Here's your handy reminder of all the news about Apple from the past seven days.
Apple Watch arrives
The Apple Watch was officially launched on 24 April, and the first batch of buyers started receiving their devices last Friday.
However, punters keen to get their hands, and wrists, on the wearable device will not be able to walk into an Apple store and buy one. Instead buyers must place their order online - even if in an Apple Store - and then await delivery. This is owing to Apple running out of stock of the Apple Watch after what it said were high numbers of pre-orders.
This also meant the absence of the huge queues Apple normally generates on any launch day. Instead, small queues formed outside the selected jewellers that were lucky enough to have some Apple Watch stock.
Apple Watch teardown
A teardown of the Apple Watch has revealed that the smart timepiece has several design features that make it difficult and expensive to repair.
The team at iFixit dismantled the device's Digital Crown and Taptic Engine, although they still haven't finished the teardown or given the Apple Watch a repairability score.
The iFixit engineers highlighted the display connection and S1 chip as being particularly difficult to remove, requiring unconventional tools that most repair shops will not have.
"Disconnecting the display isn't easy, as the display cables are trapped under a springy bracket (not unlike the Touch ID cable cover of the iPhone 5s)," read the iFixit blog.
"As we work our way to the S1 SiP, we encounter the tiniest Tri-wing screws we've ever seen. No, we don't think Apple had repairability in mind when they designed her. It's rare that we don't have the right tool for the job, but even our teensiest bit isn't up to snuff."
Pebble apps rejected - or not?
Apple has denied reports that it is rejecting apps that support the Pebble smartwatch, claiming that the Cupertino firm simply made a mistake.
The App Store rejected updates to a handful of iOS apps that support the Pebble device last week, just ahead of Friday's Apple Watch launch.
This was noted by the developer of SeaNav US, who claimed that the app was no longer welcome in the App Store because it mentions the Pebble smartwatch in its description.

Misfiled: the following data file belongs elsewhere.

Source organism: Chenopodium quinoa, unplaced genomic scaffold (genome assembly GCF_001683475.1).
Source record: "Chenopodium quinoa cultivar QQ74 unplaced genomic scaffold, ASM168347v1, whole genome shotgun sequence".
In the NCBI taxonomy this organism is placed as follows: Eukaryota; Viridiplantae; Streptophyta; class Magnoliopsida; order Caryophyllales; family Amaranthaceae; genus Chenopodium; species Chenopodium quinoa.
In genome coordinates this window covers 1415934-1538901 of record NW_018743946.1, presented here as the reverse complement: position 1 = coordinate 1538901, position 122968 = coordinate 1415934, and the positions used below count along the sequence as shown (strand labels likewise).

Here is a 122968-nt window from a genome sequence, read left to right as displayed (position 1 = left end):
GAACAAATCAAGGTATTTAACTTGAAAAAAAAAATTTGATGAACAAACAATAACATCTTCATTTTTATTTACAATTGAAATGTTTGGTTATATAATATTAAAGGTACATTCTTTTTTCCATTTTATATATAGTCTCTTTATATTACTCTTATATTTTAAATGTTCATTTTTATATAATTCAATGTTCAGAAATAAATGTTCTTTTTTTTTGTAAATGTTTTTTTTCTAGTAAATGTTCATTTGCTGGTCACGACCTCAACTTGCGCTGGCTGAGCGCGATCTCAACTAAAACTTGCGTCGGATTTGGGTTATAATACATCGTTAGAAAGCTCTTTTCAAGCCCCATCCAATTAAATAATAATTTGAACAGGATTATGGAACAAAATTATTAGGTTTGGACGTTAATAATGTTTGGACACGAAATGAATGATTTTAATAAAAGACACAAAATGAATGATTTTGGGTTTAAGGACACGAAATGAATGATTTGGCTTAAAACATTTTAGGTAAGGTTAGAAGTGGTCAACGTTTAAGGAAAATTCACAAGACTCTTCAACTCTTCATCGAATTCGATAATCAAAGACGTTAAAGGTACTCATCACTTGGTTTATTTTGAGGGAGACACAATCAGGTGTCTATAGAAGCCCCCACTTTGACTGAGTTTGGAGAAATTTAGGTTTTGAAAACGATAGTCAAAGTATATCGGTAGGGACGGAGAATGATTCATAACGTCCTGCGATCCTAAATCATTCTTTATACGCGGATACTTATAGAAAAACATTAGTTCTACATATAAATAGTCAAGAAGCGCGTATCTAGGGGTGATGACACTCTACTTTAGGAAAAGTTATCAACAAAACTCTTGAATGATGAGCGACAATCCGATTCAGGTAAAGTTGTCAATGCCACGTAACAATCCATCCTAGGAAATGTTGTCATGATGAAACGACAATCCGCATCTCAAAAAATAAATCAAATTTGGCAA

However, Apple has since said that this was a "mistake". A spokesperson for the company told Business Insider that apps won't be denied on the ground that they work with Pebble.
Three VoLTE for the iPhone 7
Three has announced plans to roll out VoLTE, or voice over 4G, later this year, and has confirmed that it will be supported on the next iPhone.
Three said it will bring VoLTE to customers in the autumn, hopefully by the end of September, equipping customers with high-definition voice calls and faster connection times.
The service is still months away, but Three has confirmed which handsets will support VoLTE when it arrives. The list includes the Galaxy S6, HTC One M9 and Apple's next-generation iPhone, tipped to launch as the iPhone 7.
iTunes disappears for Windows XP users
Windows XP refuseniks have been dealt another blow after the latest round of security updates appeared to prevent their access to iTunes.
Logging on to the iTunes store from the outdated and unsupported XP operating system, which reached end of life over a year ago, prompts the message: 'An unknown error occurred (error 0x80090326).'
Users who log out and log in again have the same problem, suggesting some sort of change in the security protocol across all versions of iTunes. It's not known at this stage whether Apple did anything, and if so whether it knew it would affect XP users.
Apple devices have been found to be vulnerable to fly-by WiFi attacks, according to researchers from Skycure who were experimenting with router configuration and discovered that a certain set-up stops iOS devices working.
A specially designed SSL certificate could be used by an attacker to regenerate the bug and force any app that requires SSL to crash, bricking iPhones and iPads in the area.
Over 1,000 apps for the iOS platform are vulnerable to a malware attack that cripples encryption.
The man-in-the-middle attack allows supposedly disguised personal data sent over the HTTPS protocol, such as passwords and bank details, to be intercepted.
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